This updated and revised second edition of “Alcohol and Tobacco” reflects the new ICD 11 and DSM V classifications and provides comprehensive descriptions of new therapeutic approaches, outlining the different interactions between personality, environment and the effects of the respective substance.
In addition to new data on prevention-based therapies, especially for smoking addiction, the book also presents essential psychological and sociological strategies, and medication-based therapies. Particular attention is given to new medications and new compounds for e-cigarettes, while a broad overview of the American and European epidemiology of alcohol and nicotine addictions rounds out the coverage.
Given the breadth and depth of its coverage, the book will appeal to a wide readership, from professionals to researchers and students.
1 Information on the origination of the book
2 Addiction- a widespread disease
3 Aetiology of Addiction
4 Prevention strategies
5 Diagnosis of abuse and addiction6 Types, dimensions and aetiology
7 Motives for alcohol and/or tobacco addicted patients to seek medical help
8 The diagnosis of alcohol and tobacco addiction
9 Therapeutic strategies for alcohol and tobacco dependence10 Sociotherapy of alcohol and tobacco dependents with regards to Lesch’s typology
Otto Michael Lesch, MD, Specialist in psychiatry and neurology, the author is currently President of the Austrian Society of Addiction Medicine, . Since 1972 he is responsible for long term studies in alcohol dependence. He organized many international clinical trials and basic research in alcohol and tobacco dependence. He served 12 years as secretary of ESBRA and organized European networks for alcohol research. He always bridged the gap between basic and clinical research and developed clinical used tools to define subgroups of addiction for better treatment approaches. His assessment tools are now available in many different languages (www.LAT-online.at).
Henriette Walter, MD, has served as University Professor at the Medical University, Vienna. Dr. Walter is specialized in alcoholism since more than 20 years, both, practically and scientifically, with over 200 publications. She is secretary of the ‘AUSAM’, the Austrian Society of Addiction Medicine and an ESBRA board member. She is associate editor of the Journal “Hypnose”, a field in which she takes an active scientific interest since 1982. She gives regular training courses in medical hypnosis.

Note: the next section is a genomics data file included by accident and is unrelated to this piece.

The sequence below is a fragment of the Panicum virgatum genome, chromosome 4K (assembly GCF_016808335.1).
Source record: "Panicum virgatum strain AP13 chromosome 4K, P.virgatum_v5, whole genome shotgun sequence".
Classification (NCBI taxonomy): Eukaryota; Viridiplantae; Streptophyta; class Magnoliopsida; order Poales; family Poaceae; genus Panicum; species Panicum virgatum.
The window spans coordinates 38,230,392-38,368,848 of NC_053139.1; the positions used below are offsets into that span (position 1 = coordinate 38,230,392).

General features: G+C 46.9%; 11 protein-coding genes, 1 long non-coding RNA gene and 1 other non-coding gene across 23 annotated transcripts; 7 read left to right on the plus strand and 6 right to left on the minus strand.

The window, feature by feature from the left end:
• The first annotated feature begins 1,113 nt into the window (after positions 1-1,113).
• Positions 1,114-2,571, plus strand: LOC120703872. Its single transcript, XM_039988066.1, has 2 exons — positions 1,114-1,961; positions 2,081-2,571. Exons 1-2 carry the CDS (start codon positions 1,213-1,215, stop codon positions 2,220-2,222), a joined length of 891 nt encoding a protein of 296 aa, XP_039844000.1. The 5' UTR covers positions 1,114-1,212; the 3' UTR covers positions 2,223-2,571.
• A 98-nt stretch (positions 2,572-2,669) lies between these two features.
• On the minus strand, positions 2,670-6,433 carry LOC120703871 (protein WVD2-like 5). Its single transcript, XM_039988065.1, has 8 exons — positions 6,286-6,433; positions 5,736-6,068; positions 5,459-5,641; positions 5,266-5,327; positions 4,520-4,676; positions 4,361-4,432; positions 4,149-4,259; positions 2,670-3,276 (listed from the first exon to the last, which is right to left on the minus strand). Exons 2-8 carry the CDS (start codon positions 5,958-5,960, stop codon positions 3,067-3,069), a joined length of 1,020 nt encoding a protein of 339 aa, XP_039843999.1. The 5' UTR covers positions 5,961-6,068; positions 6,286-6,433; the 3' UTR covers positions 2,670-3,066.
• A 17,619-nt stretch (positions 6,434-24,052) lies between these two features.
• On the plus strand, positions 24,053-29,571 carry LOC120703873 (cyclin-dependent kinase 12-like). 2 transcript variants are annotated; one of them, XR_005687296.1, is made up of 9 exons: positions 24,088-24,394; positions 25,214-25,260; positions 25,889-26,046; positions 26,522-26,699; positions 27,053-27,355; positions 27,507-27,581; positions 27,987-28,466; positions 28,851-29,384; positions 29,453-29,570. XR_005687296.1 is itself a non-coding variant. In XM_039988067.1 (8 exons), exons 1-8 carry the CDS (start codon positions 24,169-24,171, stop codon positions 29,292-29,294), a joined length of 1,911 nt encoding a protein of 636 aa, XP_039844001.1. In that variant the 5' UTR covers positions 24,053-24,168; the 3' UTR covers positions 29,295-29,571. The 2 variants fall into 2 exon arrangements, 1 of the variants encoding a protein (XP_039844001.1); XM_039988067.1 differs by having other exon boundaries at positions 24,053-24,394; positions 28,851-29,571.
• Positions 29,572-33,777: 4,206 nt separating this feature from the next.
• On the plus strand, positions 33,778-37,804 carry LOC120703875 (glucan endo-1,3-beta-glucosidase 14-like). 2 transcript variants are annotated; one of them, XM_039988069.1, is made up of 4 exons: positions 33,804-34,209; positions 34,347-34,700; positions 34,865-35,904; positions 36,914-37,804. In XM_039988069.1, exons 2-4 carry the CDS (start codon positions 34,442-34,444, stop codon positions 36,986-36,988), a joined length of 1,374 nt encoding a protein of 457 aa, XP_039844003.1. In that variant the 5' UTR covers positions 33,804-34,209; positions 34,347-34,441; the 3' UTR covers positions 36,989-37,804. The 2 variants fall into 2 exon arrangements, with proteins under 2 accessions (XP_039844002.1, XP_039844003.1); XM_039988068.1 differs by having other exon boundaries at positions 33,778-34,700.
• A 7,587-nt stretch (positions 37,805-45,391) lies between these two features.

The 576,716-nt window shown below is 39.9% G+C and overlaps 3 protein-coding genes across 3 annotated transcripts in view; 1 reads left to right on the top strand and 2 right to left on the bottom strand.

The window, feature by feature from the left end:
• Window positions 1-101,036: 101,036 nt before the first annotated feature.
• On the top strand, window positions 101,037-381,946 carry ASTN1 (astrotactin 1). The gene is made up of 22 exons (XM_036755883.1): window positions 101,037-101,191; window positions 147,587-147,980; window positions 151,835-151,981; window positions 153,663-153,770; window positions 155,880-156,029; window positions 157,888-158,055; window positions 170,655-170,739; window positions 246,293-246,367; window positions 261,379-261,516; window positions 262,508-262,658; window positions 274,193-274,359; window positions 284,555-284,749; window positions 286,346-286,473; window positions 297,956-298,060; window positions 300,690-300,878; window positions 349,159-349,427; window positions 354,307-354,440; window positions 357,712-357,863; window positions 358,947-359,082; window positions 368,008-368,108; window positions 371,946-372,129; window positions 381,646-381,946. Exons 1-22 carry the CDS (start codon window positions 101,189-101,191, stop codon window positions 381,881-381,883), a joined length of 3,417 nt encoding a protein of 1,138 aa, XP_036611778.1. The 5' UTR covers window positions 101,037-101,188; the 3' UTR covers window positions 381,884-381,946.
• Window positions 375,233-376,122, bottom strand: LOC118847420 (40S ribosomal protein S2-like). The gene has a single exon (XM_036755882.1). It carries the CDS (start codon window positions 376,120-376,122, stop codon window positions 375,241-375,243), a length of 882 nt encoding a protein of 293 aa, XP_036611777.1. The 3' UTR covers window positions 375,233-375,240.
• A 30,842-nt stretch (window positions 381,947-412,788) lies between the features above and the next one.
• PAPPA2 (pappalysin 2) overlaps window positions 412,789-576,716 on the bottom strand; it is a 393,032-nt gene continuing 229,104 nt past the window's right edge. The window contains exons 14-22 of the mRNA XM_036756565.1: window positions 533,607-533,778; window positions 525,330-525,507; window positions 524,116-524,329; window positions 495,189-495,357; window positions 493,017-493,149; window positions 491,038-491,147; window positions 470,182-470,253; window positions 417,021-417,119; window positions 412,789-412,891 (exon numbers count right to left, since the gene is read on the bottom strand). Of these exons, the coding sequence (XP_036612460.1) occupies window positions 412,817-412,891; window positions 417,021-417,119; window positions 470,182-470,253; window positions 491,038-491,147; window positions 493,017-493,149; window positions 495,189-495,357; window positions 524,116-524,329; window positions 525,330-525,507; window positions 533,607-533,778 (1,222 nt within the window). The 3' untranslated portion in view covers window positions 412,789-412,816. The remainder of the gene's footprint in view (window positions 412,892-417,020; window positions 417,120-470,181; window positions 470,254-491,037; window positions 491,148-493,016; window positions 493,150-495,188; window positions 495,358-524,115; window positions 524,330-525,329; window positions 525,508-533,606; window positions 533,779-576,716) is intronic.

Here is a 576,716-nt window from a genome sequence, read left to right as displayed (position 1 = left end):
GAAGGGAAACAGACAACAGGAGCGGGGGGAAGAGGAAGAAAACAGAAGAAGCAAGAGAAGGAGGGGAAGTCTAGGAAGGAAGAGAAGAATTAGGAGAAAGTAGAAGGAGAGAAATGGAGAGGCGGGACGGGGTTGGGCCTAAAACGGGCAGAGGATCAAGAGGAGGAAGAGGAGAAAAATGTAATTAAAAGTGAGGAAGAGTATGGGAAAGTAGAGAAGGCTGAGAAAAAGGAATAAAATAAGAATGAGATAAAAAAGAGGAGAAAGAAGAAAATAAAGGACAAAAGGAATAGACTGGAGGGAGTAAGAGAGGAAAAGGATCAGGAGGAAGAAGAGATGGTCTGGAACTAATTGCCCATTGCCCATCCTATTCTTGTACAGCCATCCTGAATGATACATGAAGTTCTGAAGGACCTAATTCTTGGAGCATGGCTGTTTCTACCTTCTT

Christian Wetschka, PhD, is social pedagogue, working in diverse social therapeutic and pastoral fields, supervisor, founder of Verein Struktur, Vienna, which provides commune-flats for alcohol dependent persons.Michie N. Hesselbrock, PhD, is Professor Emeritus at the School of Social Work, and Professor of Psychiatry at the School of Medicine, University of Connecticut. She held the Zach’s Chair, and was the founder and director of the PhD program at the School of Social Work before her retirement. She has served on several NIH study sections and VA Merit review committees as a regular member and as an ad hoc reviewer. Her research interests include epidemiology, behavior genetics, and health disparities of alcoholism and treatment. Victor Hesselbrock, PhD, is currently Professor and Interim Chairman, Department of Psychiatry, University of Connecticut School of Medicine. He holds the Physicians Health Services endowed chair in Addiction Studies. Dr. Hesselbrock is the Principal Investigator and Scientific Director of the University of Connecticut’s NIH/NIAAA funded Alcohol Research Center and is co-PI of the NIH funded national Collaborative Study on the Genetics of Alcoholism (COGA). He is a past President of the Research Society on Alcoholism (RSA). Dr. Hesselbrock is Associate Editor of Alcoholism: Clinical and Experimental Research, a Review Editor for Addiction, and a member of the editorial board of the Journal of Studies on Alcohol and Drugs. His research interests include: the genetic epidemiology of alcoholism; co-morbid psychiatric conditions and substance dependence; and psychosocial, cognitive, and genetic risk factors for developing alcohol dependence and alcohol-related problems.Samuel Pombo, PhD, is Assistant Professor (Lecturer) of the University Clinic of Psychiatry and Medical Psychology of the Faculty of Medicine of the University of Lisbon and Clinical Psychologist of the Psychiatry Department and Mental Health of Santa Maria Hospital, Lisbon. Degree in Clinical Psychology and Master and Phd in addictive behaviors. Member of the Portuguese Association of Cognitive-Behavioral Therapy. He has developed research in the area of alcohol and drug addiction, clinical psychology, psychometrics, cognitive-behavioral psychotherapy, anxiety and panic disorders, adolescence. He is author of several research articles, book chapters and oral presentations, and reviewer in several scientific journals.
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